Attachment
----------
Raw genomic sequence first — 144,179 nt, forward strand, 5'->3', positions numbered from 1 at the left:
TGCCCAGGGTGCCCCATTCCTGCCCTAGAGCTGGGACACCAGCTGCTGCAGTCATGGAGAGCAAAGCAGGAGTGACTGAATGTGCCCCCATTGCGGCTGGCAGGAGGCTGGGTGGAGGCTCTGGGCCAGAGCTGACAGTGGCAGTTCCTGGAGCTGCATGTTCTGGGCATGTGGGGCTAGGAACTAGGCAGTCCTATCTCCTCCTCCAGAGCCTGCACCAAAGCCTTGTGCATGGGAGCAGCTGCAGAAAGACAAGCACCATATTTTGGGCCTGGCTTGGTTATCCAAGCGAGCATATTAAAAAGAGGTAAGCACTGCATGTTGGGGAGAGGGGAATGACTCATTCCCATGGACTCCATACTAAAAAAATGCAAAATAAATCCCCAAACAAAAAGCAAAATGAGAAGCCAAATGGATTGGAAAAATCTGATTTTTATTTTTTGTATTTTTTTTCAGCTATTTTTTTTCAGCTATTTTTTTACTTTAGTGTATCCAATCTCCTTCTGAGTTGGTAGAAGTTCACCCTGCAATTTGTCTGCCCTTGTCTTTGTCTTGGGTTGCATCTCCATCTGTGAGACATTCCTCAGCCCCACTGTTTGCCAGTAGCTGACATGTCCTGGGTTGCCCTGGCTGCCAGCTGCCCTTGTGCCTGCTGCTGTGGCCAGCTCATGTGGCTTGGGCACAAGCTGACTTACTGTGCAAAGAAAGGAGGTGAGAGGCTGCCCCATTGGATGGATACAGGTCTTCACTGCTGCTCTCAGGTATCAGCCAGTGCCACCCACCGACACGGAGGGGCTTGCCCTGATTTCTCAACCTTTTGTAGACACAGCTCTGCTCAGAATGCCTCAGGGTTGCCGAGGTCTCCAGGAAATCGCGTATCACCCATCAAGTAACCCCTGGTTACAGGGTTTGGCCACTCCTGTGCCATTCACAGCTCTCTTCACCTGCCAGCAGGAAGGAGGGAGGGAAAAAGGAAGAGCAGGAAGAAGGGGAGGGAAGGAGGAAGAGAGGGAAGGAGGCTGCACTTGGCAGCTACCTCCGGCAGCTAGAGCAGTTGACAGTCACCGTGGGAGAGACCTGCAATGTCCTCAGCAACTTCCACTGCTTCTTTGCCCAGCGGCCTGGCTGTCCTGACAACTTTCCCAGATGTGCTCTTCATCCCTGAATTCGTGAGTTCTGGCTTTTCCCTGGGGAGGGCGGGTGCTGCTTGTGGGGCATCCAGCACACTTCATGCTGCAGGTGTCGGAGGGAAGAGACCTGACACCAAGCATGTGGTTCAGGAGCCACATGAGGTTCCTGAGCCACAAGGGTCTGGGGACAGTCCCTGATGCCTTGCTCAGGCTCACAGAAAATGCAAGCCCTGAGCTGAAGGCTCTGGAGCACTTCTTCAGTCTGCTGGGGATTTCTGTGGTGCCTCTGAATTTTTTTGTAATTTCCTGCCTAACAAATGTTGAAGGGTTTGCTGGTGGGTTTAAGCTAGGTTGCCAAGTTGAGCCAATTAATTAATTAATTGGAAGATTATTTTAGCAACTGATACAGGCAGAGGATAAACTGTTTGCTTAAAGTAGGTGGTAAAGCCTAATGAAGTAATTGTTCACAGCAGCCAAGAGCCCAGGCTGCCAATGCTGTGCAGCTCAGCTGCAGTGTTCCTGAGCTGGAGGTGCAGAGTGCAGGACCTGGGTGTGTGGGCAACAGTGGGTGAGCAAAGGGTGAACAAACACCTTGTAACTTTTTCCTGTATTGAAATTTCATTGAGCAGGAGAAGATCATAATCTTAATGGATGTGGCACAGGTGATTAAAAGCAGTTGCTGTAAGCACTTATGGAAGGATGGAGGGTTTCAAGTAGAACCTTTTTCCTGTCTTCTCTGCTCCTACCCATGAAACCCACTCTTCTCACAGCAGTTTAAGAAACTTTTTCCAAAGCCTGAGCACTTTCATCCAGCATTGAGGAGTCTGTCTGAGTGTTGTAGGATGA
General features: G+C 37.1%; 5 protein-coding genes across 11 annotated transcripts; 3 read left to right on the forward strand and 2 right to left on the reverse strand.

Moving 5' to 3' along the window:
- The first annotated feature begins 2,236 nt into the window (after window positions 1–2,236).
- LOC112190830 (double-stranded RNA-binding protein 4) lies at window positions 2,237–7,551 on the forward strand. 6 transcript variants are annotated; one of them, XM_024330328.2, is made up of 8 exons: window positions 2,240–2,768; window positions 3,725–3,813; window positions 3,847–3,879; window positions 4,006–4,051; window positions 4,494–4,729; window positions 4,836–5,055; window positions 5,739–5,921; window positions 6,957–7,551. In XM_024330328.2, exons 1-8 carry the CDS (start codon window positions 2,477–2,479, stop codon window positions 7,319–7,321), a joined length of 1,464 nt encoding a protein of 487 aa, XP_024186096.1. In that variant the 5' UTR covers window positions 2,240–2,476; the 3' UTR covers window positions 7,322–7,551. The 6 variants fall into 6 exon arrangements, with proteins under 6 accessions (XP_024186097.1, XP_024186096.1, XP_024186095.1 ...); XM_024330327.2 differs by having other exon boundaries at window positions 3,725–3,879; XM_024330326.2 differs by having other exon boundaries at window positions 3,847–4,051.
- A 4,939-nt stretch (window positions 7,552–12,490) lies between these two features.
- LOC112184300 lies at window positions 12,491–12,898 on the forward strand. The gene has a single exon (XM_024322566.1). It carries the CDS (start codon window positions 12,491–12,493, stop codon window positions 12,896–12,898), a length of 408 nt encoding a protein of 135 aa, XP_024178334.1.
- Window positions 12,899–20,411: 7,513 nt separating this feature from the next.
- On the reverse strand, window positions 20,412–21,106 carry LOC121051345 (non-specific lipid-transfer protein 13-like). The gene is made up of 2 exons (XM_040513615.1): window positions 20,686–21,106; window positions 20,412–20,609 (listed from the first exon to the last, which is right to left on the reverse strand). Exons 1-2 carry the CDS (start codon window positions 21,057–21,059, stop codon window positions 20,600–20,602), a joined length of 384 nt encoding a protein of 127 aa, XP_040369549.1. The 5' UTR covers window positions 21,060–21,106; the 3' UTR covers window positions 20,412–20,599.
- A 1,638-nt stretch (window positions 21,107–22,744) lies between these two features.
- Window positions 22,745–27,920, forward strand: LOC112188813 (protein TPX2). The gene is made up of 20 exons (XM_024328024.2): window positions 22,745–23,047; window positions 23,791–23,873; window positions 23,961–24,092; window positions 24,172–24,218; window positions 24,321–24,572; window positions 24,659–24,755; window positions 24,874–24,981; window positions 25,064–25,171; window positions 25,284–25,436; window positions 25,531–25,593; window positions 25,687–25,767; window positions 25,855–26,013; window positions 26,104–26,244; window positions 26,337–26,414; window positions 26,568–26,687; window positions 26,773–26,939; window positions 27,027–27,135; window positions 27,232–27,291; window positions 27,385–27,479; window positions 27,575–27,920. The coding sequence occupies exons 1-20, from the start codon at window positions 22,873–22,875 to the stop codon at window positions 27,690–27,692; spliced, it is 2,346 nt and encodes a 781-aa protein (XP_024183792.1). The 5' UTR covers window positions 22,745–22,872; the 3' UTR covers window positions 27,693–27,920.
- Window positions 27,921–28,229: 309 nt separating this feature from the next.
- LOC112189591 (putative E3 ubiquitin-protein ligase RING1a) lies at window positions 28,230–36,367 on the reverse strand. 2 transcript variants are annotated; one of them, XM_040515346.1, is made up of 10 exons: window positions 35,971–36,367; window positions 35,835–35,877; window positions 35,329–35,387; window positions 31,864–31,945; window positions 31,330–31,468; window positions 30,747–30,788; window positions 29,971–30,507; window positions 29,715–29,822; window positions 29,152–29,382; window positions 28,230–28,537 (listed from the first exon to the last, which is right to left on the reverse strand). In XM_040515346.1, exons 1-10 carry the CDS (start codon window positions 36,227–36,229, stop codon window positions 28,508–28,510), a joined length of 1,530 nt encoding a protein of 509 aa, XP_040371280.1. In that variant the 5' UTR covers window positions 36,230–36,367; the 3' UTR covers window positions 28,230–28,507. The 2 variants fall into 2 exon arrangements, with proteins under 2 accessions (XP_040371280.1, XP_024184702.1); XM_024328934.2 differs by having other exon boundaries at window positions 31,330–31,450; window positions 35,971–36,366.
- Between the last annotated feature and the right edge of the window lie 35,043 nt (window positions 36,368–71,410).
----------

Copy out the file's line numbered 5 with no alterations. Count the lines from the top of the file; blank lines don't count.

- The first annotated feature begins 2,236 nt into the window (after window positions 1–2,236).